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  • Speaking through the silence: Narratives, social conventions, and power in Java
  • Benjamin G. Zimmer
Laine Berman. 1998. Speaking through the silence: Narratives, social conventions, and power in Java. Oxford Studies in Anthropological Linguistics 19. New York: Oxford University Press. 276 pp. ISBN: 0-19-510888-4. $60.00.

The title of Laine Berman's provocative and insightful study of Javanese discourse brings to mind several kinds of "speaking" and several kinds of "silence." First and most obviously, the title refers to the everyday conversations of working-class women recorded by Berman, which are permeated by telling silences under the constraints of powerful Javanese social conventions. Second, the "speaking" could refer to Berman's own scholarly representation of her ethnographic subjects, which gives them a "voice" that would normally be denied to them in the silence-inducing hegemonic structures of Javanese life, particularly given the oppressive nature of the Indonesian state in general. Third, Berman is "speaking through the silence" of Javanese studies both in Indonesia and the West, which she argues has elided all but the most elitist views of the ethnic group's ostensibly "refined" and "elegant" language and culture. I will use these three readings of the title to provide different avenues into appreciating the lively, personal descriptions and rich interactional data presented within the book's covers.

Berman bases her study in the central Javanese court town of Yogyakarta, which, along with the nearby town of Surakarta, is typically characterized as the "exemplary center" of Javanese courtly language and culture. The idealized exemplariness of refined Javanese speech hierarchically ordered around the kraton or [End Page 182] royal palace has been much discussed by linguists and anthropologists fascinated by the language's highly elaborated system of address styles commonly referred to as "speech levels." But rather than focusing on the traditional kraton-centered elite called priyayi, Berman chooses to study the interaction of those living and working in the shadow of the kraton, resigned to marginalized status in the Javanese social hierarchy. Such speakers, she emphasizes, may be perfectly competent in the most refined styles of Javanese, but this does not necessarily imply that the "speech-level" system is pragmatically salient in their speech as indexical of formality or deference towards addressees, as is often assumed in the literature on Javanese. Rather, she argues that manipulation of the speech-level hierarchy is a relatively minor concern to the majority of Javanese speakers, who may index "power and solidarity," as famously termed by Brown and Gilman (1960), via a myriad of other stylistic variables. Thus instead of concentrating solely on the lexical level of usage in refined vocabulary, Berman turns her attention to the discursive level of "storytelling," drawing on a framework of narrative analysis pioneered by William Labov and others.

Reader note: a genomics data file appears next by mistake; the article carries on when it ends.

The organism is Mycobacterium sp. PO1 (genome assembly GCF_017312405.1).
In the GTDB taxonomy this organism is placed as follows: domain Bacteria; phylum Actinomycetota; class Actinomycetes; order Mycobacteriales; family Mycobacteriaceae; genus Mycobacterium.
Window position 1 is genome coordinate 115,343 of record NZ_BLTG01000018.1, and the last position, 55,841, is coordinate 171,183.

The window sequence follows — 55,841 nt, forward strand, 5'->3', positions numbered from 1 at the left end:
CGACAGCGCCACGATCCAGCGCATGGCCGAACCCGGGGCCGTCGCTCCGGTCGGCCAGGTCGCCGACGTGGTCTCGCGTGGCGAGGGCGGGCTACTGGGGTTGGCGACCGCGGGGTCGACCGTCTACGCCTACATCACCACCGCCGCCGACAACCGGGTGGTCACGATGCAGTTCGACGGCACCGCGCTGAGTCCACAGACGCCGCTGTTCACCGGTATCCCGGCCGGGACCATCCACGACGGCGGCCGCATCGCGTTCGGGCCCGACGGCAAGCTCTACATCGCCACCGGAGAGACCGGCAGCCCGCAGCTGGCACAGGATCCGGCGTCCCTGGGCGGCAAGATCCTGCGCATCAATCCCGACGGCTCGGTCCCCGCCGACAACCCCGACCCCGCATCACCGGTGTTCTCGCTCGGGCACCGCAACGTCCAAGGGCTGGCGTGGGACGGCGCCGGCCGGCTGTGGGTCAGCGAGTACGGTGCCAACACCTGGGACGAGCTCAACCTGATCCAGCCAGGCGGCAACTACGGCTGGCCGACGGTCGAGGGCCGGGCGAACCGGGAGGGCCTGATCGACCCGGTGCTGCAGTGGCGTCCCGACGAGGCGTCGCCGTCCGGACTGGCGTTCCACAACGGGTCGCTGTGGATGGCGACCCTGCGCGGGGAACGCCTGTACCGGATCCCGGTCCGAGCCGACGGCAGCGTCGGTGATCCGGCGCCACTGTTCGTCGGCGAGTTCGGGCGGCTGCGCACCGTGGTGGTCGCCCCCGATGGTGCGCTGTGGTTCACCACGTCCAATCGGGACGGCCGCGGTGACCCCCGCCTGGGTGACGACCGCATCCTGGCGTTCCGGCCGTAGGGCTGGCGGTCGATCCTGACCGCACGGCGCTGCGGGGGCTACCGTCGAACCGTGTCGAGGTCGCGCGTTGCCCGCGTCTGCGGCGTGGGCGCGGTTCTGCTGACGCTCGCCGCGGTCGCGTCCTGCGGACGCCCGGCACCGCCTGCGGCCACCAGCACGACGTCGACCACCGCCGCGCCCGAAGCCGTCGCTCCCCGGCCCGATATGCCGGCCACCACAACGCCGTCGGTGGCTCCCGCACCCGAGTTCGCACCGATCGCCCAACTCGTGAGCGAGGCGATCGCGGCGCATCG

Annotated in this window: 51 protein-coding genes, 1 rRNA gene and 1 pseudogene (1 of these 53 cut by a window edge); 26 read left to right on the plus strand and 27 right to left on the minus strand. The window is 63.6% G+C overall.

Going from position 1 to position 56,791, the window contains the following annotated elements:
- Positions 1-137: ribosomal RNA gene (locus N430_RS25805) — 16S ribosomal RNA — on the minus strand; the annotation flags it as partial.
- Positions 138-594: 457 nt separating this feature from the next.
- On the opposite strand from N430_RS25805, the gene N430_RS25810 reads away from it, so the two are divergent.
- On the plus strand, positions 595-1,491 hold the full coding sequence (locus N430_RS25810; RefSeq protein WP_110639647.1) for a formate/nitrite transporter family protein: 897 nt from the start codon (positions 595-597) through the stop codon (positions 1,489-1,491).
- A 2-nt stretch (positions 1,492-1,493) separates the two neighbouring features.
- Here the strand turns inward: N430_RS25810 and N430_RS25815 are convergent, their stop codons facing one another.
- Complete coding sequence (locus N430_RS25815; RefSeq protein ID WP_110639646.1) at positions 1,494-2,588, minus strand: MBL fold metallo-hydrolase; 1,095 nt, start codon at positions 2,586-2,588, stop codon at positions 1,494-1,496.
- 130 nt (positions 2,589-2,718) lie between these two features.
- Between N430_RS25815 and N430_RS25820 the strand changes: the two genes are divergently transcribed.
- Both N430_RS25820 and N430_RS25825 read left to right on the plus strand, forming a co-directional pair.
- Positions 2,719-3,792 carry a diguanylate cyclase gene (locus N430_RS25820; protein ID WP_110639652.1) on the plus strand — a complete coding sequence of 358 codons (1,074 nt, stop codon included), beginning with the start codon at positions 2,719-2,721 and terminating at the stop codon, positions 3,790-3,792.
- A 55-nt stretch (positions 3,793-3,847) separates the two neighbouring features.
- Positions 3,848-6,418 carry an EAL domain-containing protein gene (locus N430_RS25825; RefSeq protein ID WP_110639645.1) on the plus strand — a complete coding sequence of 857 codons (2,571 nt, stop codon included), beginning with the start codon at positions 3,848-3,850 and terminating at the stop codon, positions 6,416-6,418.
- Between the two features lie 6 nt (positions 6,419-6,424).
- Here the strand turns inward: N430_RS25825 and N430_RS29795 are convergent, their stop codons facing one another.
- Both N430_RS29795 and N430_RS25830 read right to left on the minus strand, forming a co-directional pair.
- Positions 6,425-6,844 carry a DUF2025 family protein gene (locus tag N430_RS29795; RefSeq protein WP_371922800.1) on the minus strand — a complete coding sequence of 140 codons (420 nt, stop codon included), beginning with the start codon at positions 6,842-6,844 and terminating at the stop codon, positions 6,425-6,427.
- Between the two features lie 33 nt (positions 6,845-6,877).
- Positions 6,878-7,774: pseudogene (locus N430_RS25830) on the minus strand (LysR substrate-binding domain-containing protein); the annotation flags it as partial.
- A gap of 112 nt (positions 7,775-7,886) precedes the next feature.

After a preliminary chapter on Javanese and Indonesian gender ideologies, Berman sets out her methodological approach to Javanese storytelling, combining techniques of discourse analysis and linguistic anthropology to identify and contextualize oral narratives as they occur in everyday conversation. Javanese women rely on conversational narratives, she maintains, as both presupposing and entailing indexes (cf. Silverstein 1976) of their social relations with other speakers and the community at large. Berman observes that the shared work of coconstructing stories reflects "a striving for unanimous understanding of events" (69) and is "a means through which the world can be made more harmonious" (84). She pinpoints certain types of deictics or indexicals—past-tense adverbials, reported speech, speech-level shifts, and discursive boundary markers—as structurally significant in determining "how firmly these women tie their own sense of self to the social contexts they are currently a part of" (99). The women's narratives tend to deploy such discursive indexicality as a means of shifting emphasis away from the individual speaker to a broader social collectivity.

The final three chapters of the book take the reader through a trio of vivid narratives involving the protagonist Sari, a young woman in Berman's host family who works at the local garment factory. In the first speech situation, Sari endeavors to construct a discourse of protest involving her fellow workers as a way of building solidarity in the face of mistreatment by...


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